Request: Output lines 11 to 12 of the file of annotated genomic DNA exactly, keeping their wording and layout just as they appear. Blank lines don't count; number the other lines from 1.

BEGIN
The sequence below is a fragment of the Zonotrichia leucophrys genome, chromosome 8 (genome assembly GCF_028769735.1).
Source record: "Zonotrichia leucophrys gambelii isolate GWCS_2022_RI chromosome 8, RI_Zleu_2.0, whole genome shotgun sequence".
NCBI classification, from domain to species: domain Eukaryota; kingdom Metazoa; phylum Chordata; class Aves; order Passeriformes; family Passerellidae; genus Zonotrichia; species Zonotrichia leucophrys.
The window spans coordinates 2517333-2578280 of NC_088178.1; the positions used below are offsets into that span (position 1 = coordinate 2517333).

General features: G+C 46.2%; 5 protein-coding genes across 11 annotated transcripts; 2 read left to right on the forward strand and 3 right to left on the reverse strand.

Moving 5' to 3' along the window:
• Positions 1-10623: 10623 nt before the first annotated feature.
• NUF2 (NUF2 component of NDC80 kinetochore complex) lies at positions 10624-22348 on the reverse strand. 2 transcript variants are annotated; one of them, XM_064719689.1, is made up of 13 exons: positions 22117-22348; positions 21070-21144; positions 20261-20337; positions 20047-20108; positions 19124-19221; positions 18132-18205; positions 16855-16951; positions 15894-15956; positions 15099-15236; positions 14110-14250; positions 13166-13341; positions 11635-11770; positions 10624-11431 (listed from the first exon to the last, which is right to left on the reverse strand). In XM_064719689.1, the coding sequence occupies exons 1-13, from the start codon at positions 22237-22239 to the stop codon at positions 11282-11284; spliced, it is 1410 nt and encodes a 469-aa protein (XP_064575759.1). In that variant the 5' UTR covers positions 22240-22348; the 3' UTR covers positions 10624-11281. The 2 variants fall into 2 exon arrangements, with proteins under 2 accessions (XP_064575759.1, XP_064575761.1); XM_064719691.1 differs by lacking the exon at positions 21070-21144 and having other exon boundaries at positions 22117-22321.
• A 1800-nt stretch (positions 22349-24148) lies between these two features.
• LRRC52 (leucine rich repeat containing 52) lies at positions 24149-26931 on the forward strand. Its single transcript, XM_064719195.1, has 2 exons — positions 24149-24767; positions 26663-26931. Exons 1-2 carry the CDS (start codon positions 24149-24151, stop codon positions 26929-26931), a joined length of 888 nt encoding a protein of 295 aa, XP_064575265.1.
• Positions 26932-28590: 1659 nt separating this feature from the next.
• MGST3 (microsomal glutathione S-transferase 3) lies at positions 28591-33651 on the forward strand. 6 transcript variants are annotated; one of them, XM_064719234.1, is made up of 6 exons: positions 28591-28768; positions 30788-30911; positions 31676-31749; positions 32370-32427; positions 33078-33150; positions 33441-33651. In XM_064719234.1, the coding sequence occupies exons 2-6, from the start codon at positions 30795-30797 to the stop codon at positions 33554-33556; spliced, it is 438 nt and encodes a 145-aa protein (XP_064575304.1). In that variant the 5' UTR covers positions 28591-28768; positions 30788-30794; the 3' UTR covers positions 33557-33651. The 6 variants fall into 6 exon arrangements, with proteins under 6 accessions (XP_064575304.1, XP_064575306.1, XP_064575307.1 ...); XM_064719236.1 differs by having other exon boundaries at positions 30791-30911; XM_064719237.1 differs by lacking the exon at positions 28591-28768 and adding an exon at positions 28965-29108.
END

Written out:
• Positions 26932-28590: 1659 nt separating this feature from the next.
• MGST3 (microsomal glutathione S-transferase 3) lies at positions 28591-33651 on the forward strand. 6 transcript variants are annotated; one of them, XM_064719234.1, is made up of 6 exons: positions 28591-28768; positions 30788-30911; positions 31676-31749; positions 32370-32427; positions 33078-33150; positions 33441-33651. In XM_064719234.1, the coding sequence occupies exons 2-6, from the start codon at positions 30795-30797 to the stop codon at positions 33554-33556; spliced, it is 438 nt and encodes a 145-aa protein (XP_064575304.1). In that variant the 5' UTR covers positions 28591-28768; positions 30788-30794; the 3' UTR covers positions 33557-33651. The 6 variants fall into 6 exon arrangements, with proteins under 6 accessions (XP_064575304.1, XP_064575306.1, XP_064575307.1 ...); XM_064719236.1 differs by having other exon boundaries at positions 30791-30911; XM_064719237.1 differs by lacking the exon at positions 28591-28768 and adding an exon at positions 28965-29108.